git commit -m “this is a test commit (think of it as a tweet)”

  • You’re happy with the progress you’ve made, you want to commit to it - write a message

  • Some write essays in the messages - i prefer 144 characters or less (be clear + concise)

  • git commit -m "should be like a tweet"

git add . #the updated message
git commit -m "should be like a tweet"
  • git commit --amend

git push

  • Pushing repo without an upstream (remote) repo will give an error
git push

  fatal: No configured push destination.
  Either specify the URL from the command-line or configure a remote repository using

    git remote add <name> <url>

  and then push using the remote name

    git push <name>

github create repo

git remote

git remote add origin
git remote -v

git user

git config --global "Mona Lisa"

git log

git log

  • Is a history of your commits (squash, cherry pick, reset)

git clone git pull

  • Sharing code is easy

git clone

  • once cloned - collaborator doesn’t need to git init, git remote add ... etc. s/he gets all the logs etc.
echo 'this is a collaborators input' >> test.js

git add .
git commit -m "collaborators input"
git push
  • Owner can now pull the change

git pull --rebase and they’ll have the updated test.js file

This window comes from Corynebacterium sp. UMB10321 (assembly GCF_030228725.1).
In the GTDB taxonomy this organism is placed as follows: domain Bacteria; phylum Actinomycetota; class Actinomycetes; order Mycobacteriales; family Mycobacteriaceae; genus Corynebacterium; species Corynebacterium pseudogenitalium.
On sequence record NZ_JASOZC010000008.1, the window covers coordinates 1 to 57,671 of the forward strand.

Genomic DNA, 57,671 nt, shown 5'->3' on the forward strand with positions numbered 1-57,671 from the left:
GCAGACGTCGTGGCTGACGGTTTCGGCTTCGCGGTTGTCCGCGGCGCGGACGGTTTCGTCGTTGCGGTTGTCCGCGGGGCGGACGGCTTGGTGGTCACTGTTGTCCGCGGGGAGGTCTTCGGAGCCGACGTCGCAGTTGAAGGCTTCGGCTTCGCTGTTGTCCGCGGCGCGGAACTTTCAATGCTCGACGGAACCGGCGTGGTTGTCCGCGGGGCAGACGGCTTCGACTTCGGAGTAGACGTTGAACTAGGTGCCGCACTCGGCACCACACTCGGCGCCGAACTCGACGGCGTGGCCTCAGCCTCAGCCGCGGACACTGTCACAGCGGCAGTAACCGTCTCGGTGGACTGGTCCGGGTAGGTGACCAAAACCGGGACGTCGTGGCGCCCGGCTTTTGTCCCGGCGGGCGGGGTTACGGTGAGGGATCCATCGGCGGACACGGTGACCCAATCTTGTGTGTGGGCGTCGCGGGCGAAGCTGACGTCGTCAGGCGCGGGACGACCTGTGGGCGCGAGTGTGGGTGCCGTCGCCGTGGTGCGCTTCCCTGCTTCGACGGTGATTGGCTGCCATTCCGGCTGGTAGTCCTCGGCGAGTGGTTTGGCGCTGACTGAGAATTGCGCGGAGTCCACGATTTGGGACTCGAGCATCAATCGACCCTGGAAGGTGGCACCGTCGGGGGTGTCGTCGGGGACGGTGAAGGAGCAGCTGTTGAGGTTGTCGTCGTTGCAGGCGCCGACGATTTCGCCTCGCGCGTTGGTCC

• For this class, you don’t need --rebase just git pull would be fine


  • Git lets you branch out your code into separate streams (so different developers can work on it) and then merge or rebase back into the main/master branch. At this time you’re not going to need branches but here’s how you create/switch between them.
git branch
git checkout -b test_branch
git branch
git checkout master

git pull –rebase vs git pull (git fetch && git merge)

  • when working with others on the main/master branch a good strategy is to pull with rebase everytime you want to get some fresh stuff from upstream

git pull --rebase

  • Rebasing is the process of moving or combining a sequence of commits to a new base commit (git rewrites logs internally to make them clean/linear).

  • this avoids conflicts and re-pushing of code which happens under merge (git logs get crazy in merge)

  • Example of rebase - stackoverflow

  • Which strategy to use atlassian

  • Golden rule of Git rebase - never use it on public branches.

git stash

  • Sometimes - you’ll have local uncommited changes, but have to pull –rebase w. upstream.

  • Use git stash - it stashes your changes temporarily, clearing your branch for a conflict free pull --rebase, you can then git stash pop your changes back into branch OR git stash clear if the changes are redundant

vim .gitignore

  • tokens, keys, node_modules etc

Sample SDLC w. git

  • git is versatile enough for orgs to figure out their own workflow. Here’s a sample.

Cloning and working on last nights home work

git clone cd username-homework01 ls -lah

  • already has .git dir in it - you’re ready to make, add (track), commit & push changes

echo 'test text' > src/connectmoji.js git add . git commit -m "git ws test" git push

  • we can see your work
  • not the rest of the class
  • possible to add collaborators - but each of you are individually graded (check w. Prof Joe)